Blowing Up The Bima: Reinventing The Rabbi – Congregant Relationship

My blog post for Darim Online’s Connected Congregations series. Reposted from DarimOnline.org
 

1983. The author was in Atlanta, GA serving in his first full time Rabbi / Jewish Educator position. As part of a synagogue renovation project, the synagogue’s school building (which once served as the state’s Ku Klux Klan headquarters!) was being restored after having been abandoned years earlier. The synagogue had been founded in the city of Atlanta. In 1946, it followed the move of Jews to suburbia. Consistent with the architecture of the time, the bima was an elevated stage several feet above congregant seating and positioned several yards forward from the front row of seating. The bima was illuminated by several spotlights, which easily raised the temperature to 10 degrees higher than that in the seats below.

During the renovation project, the senior rabbi and I questioned whether the bima could be moved closer to the congregants, or even to a location that would be nearer to the center of the seating, to be more consistent with an increasingly participatory approach. The answer given by the architect was that, to do so, “you would have to dynamite the bima, since it was built in solid concrete.”

Fast forward to 2007. I was no longer the Jewish educator embarking on a new career, but now sat with an energetic, bright Jewish educator embarking on her career. As I finished telling her the above story, she stopped me and said, “That’s it! To be successful in this work today, we have to blow up the bima!”

Today’s American synagogue model grew up in the post World War II era. The architecture of synagogues moved the attention from the center of the synagogue to the front, reflecting the idea that the “action” was going to take place on a stage, with paid lead actors (rabbi, cantor) performing from in front of and above the congregation, who would be participants, not leaders.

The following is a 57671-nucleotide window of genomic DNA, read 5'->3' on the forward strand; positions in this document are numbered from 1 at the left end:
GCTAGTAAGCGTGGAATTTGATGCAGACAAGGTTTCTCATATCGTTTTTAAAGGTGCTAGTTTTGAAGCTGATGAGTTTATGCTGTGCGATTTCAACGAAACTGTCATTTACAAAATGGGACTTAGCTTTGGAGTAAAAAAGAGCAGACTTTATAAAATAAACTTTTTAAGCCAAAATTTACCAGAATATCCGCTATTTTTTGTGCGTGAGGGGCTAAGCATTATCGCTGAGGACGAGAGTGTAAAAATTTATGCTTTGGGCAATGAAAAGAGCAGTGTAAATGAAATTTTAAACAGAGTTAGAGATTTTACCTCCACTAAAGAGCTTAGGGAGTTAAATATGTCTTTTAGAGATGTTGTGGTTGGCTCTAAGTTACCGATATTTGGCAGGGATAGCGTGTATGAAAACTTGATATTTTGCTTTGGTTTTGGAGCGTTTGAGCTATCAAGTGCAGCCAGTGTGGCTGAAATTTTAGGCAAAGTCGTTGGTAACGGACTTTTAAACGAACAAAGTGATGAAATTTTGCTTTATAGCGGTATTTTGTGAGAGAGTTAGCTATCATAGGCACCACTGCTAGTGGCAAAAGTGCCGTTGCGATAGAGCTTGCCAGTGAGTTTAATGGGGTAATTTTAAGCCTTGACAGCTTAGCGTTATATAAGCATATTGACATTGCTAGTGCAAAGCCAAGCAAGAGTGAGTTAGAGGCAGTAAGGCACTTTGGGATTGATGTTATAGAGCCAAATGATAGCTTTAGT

At the same time, the economic model of the synagogue was built on membership dues, which in turn relied on Bar/Bat Mitzvah, which in turn relied on synagogue “religious schools” to provide the financial means of keeping synagogues going (which also devalued both the educational program and the Bar/Bat Mitzvah).

Fast forward to 2012, and the (Jewish) world has changed, and the relationship of Rabbi to Community Member has changed with it. Today, only a fraction of Jews look to their rabbi as a sole authority on their spiritual or religious life and practice.

I propose that the model for the Rabbi / Community Member relationship must change to that of a Coach / Client relationship. In that relationship, the rabbi still is the scholar, but his/her role is not to try to impose one particular type of Jewish practice, as much as to set out options for people, and then empower them to set their Jewish life paths.

To make that happen, a few things need to occur:

  • Rabbinic training needs to continue a move that has already progressed away from growing rabbis as authority figures and towards growing rabbis as coaches or spiritual mentors. Conversations between rabbis and community members sound more like “here are some possibilities that Judaism provides for your life” rather than “this is what Judaism demands of you”.
  • Synagogue services must loosen up and move the “action” back to the Jews in the Pews rather than on the frontal bima. Among the ways to make that happen are interactive text studies during services, Storahtelling type theatre to supplement Torah reading, even Tweetups during services for those congregations that permit use of technology on Shabbat.
  • We need to worry less about the rules of the service and more about how services help people to move spiritually. Fundraisers talk about “move management” as donors are developed. We need “move management” for Jews on their spiritual journeys. Judaism is not an all-or-nothing proposition. Rabbis need to have discussions (and not merely sermons) that say “you’ve added X to your life; How do you think Y would work as a next step towards deepening your spiritual journey?”
  • Congregations and their rabbis need to not be limited by physical walls or by the walls of membership. There is an economic challenge to opening the doors, and some very creative communities are already trying to figure out how to keep congregations viable as these changes occur. But as the Jewish world has seen from examples such asSukkah City and Dawn. To use Rabbi Rick Jacobs’ expression, we must break down the synagogue’s walls.
  • Community members and rabbis need to talk to one another. It’s no longer good enough to have families on membership lists that rabbis only talk to on holidays or when there is a life cycle event. Rabbis need to have conversations with each family or individual during the year that say “How can I or Judaism be of service to you in your life?” And the meetings don’t have to be in the “rabbi’s study”. They can be at Starbucks or over a corned beef sandwich at a deli [that’s right, we like a good corned beef sandwich, too].